Why you should care
Because this version of township beef actually tastes good.
The intoxicating aroma of barbecued meat hits me as soon as I get out of the car. I follow my nose to the Oshetu Community Market, where row upon row of young men toil over open fires in the desert heat. Spoiled for choice, I diplomatically order a portion (around $1.50) each from the two sellers who shout the loudest. Theguy Mafa and Alexander Nghefekwena slice thin strips of beef (and chunks of pure fat) and toss them onto sizzling iron trays welded atop brick fireplaces.
After a few minutes they give me a ball of scrunched-up newspaper containing a few dozen strips of kapana — “grilled beef” in the Oshiwambo language. I dip the slivers, one by one, in a scuffed beer carton containing a variety of salts and spices, and chew them slowly. Over the years I’ve had loads of variations of township beef in several African countries. But Namibian kapana — packed with flavor and not too tough — is the only one I’d order again.
The thin slices mean fast cooking times (no angry customers) and reduced health risks.
The secret, explains food columnist and restaurateur Christie Keulder, lies in the wafer-thin strips. “They’re using every part of the animal,” he says, so anything chunkier would be “like eating car tires.” The thin slices mean fast cooking times (no angry customers) and reduced health risks. “There are no fridges at the markets, so everything has to be really well done,” Keulder explains. Come to think of it, I did see a man hacking at a freshly slaughtered cow with an ax, and a collection of severed heads swarming with flies …
Cows are a big deal in Namibia, and you can find kapana sellers all over the country. But for the loudest, busiest experience, hit up Oshetu or one of the other markets in Katutura, on the outskirts of Windhoek. Meaning “the place where people do not want to live” in English, the sprawling township was created in 1961, when the country was governed by apartheid-era South Africa.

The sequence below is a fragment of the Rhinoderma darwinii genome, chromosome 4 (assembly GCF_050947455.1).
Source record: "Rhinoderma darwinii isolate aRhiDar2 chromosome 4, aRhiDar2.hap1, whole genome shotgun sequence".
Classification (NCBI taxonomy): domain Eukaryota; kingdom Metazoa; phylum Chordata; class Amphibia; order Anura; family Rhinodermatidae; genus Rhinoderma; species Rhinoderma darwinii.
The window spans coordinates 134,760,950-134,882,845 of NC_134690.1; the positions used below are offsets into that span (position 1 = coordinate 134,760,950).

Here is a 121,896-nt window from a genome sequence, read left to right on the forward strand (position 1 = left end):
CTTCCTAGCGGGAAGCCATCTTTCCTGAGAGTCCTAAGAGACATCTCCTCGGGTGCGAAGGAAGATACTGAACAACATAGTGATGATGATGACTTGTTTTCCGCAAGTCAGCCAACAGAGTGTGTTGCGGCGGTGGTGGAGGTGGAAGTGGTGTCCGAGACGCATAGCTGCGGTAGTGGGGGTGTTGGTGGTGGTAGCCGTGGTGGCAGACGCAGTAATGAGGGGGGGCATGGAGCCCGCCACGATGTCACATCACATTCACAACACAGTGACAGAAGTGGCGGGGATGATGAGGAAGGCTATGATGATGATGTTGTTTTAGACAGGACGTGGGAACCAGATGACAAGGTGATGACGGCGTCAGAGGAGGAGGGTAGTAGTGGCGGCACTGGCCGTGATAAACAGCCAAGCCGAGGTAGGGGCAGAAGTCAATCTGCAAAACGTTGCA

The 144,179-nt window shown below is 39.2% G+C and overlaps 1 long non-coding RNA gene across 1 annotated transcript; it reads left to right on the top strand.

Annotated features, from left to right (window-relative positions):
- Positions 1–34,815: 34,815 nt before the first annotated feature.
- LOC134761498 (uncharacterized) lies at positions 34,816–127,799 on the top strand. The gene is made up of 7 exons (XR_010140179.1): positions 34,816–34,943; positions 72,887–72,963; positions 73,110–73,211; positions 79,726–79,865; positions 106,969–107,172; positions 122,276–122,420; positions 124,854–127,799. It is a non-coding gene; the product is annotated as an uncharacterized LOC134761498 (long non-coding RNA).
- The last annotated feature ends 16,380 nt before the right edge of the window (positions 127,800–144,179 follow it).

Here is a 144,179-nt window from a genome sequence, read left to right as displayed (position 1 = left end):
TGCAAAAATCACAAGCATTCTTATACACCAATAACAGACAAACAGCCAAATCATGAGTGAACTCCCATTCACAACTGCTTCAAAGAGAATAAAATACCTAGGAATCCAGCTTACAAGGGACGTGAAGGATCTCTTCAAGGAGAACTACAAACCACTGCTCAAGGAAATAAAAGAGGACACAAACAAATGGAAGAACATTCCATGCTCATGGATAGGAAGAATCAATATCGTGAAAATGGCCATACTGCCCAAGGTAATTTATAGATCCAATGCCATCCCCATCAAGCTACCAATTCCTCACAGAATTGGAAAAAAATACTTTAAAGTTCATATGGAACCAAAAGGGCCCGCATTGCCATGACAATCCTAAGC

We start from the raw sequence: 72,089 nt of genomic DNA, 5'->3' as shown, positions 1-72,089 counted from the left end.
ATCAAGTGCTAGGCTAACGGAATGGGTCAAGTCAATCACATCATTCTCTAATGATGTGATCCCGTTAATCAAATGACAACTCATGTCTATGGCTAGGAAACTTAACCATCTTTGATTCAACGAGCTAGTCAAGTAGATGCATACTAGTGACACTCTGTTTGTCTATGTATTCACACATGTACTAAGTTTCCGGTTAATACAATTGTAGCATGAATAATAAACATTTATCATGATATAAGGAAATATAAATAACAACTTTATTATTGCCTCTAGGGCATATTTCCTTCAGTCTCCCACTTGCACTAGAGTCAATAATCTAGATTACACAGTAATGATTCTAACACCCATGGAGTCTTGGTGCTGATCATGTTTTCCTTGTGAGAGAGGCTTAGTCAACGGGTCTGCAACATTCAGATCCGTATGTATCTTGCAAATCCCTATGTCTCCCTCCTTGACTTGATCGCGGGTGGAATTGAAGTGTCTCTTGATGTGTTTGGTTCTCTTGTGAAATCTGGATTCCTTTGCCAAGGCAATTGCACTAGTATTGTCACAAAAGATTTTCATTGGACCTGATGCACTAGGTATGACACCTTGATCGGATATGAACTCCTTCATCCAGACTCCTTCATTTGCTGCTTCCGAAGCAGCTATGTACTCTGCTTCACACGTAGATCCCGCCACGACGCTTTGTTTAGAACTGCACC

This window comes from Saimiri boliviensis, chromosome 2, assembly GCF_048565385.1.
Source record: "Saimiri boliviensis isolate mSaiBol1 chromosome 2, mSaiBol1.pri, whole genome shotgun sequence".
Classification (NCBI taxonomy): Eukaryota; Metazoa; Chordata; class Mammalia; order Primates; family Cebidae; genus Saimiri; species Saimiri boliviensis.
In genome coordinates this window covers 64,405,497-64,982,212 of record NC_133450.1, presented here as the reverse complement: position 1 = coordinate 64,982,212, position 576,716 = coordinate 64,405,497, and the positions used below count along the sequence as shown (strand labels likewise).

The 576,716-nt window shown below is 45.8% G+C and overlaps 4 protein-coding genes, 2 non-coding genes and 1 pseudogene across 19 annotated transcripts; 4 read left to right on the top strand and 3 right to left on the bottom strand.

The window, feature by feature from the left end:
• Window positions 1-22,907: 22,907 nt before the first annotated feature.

After I’ve eaten about 10 pieces of kapana, I find myself craving some carbs to break the cloying (but delicious) fat overload, so I wander further into the market. There, for 5 cents, I buy a slightly sweetened, soft bread roll that is baked, Keulder later tells me, in a tuna can. Further on there are basin-loads of dried goods — mopane worms, spinach, fish, beans — that are scooped into old motor oil cans and sold by the pint, for use in soups, stews and the like.
Out back, on a dusty dirt street, a dozen or so butchers in tumbledown shacks with gleaming band saws vie for business. Because of the refrigeration issue, these guys don’t actually sell meat, but — as the “we cut meat” signage suggests — they will butcher anything a customer brings in. Not surprisingly, the kapana sellers are some of their biggest clients.
The whole setup may seem haphazard, but, Keulder has discovered, the entire supply chain is controlled by farmers who provide the cows and offer much-needed employment to the chefs, butchers and spice ladies. “The amount of money they make out of a single cow is crazy,” says Keulder. “We restaurateurs could learn a thing or two from their portioning …”
EAT SOME: NAMIBIAN KAPANA
- Get There: Visit Oshetu Community Market as part of a township tour, or get your hotel to arrange a reputable driver (map).
- Steer Clear: You may notice customers dipping their meat in a bowl of greenish fluid. This contains cow bile and is said to cure even the meanest hangover. Try it at your peril.
- Hot Tip: At Christie Keulder’s upmarket restaurant, the Curious Kitchen, Keulder is a wealth of knowledge on Namibian street food.